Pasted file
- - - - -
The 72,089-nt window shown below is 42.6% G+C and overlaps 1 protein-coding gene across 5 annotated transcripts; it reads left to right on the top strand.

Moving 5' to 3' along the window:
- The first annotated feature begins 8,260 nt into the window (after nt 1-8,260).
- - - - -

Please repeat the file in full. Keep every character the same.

The 72,089-nt window shown below is 42.6% G+C and overlaps 1 protein-coding gene across 5 annotated transcripts; it reads left to right on the top strand.

Moving 5' to 3' along the window:
- The first annotated feature begins 8,260 nt into the window (after nt 1-8,260).